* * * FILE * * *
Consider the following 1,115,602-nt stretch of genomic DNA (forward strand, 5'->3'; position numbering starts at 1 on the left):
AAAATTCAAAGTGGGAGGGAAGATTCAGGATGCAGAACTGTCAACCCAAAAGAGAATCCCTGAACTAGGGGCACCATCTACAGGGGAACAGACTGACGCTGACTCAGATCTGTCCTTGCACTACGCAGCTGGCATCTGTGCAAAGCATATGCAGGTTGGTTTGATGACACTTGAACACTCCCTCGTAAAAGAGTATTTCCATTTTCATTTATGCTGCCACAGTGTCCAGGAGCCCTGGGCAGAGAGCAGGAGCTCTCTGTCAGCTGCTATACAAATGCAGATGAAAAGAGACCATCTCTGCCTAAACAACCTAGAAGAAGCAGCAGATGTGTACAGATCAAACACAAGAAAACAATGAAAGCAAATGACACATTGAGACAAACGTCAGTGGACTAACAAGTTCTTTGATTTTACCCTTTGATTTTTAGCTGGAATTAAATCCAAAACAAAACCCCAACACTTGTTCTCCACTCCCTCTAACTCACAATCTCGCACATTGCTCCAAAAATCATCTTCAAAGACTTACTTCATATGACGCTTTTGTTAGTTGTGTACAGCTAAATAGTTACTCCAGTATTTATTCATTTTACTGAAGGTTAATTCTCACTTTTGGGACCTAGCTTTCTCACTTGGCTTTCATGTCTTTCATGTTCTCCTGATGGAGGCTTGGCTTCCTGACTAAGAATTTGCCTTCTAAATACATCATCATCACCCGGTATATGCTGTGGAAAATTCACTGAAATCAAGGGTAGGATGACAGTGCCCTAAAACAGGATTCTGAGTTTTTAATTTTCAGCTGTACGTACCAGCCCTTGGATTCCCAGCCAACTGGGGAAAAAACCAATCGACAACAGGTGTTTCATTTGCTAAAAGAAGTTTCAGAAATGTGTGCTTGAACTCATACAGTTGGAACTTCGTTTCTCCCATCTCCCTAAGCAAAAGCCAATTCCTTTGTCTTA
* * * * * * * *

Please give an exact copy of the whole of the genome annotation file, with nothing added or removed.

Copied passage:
Consider the following 1,115,602-nt stretch of genomic DNA (forward strand, 5'->3'; position numbering starts at 1 on the left):
AAAATTCAAAGTGGGAGGGAAGATTCAGGATGCAGAACTGTCAACCCAAAAGAGAATCCCTGAACTAGGGGCACCATCTACAGGGGAACAGACTGACGCTGACTCAGATCTGTCCTTGCACTACGCAGCTGGCATCTGTGCAAAGCATATGCAGGTTGGTTTGATGACACTTGAACACTCCCTCGTAAAAGAGTATTTCCATTTTCATTTATGCTGCCACAGTGTCCAGGAGCCCTGGGCAGAGAGCAGGAGCTCTCTGTCAGCTGCTATACAAATGCAGATGAAAAGAGACCATCTCTGCCTAAACAACCTAGAAGAAGCAGCAGATGTGTACAGATCAAACACAAGAAAACAATGAAAGCAAATGACACATTGAGACAAACGTCAGTGGACTAACAAGTTCTTTGATTTTACCCTTTGATTTTTAGCTGGAATTAAATCCAAAACAAAACCCCAACACTTGTTCTCCACTCCCTCTAACTCACAATCTCGCACATTGCTCCAAAAATCATCTTCAAAGACTTACTTCATATGACGCTTTTGTTAGTTGTGTACAGCTAAATAGTTACTCCAGTATTTATTCATTTTACTGAAGGTTAATTCTCACTTTTGGGACCTAGCTTTCTCACTTGGCTTTCATGTCTTTCATGTTCTCCTGATGGAGGCTTGGCTTCCTGACTAAGAATTTGCCTTCTAAATACATCATCATCACCCGGTATATGCTGTGGAAAATTCACTGAAATCAAGGGTAGGATGACAGTGCCCTAAAACAGGATTCTGAGTTTTTAATTTTCAGCTGTACGTACCAGCCCTTGGATTCCCAGCCAACTGGGGAAAAAACCAATCGACAACAGGTGTTTCATTTGCTAAAAGAAGTTTCAGAAATGTGTGCTTGAACTCATACAGTTGGAACTTCGTTTCTCCCATCTCCCTAAGCAAAAGCCAATTCCTTTGTCTTA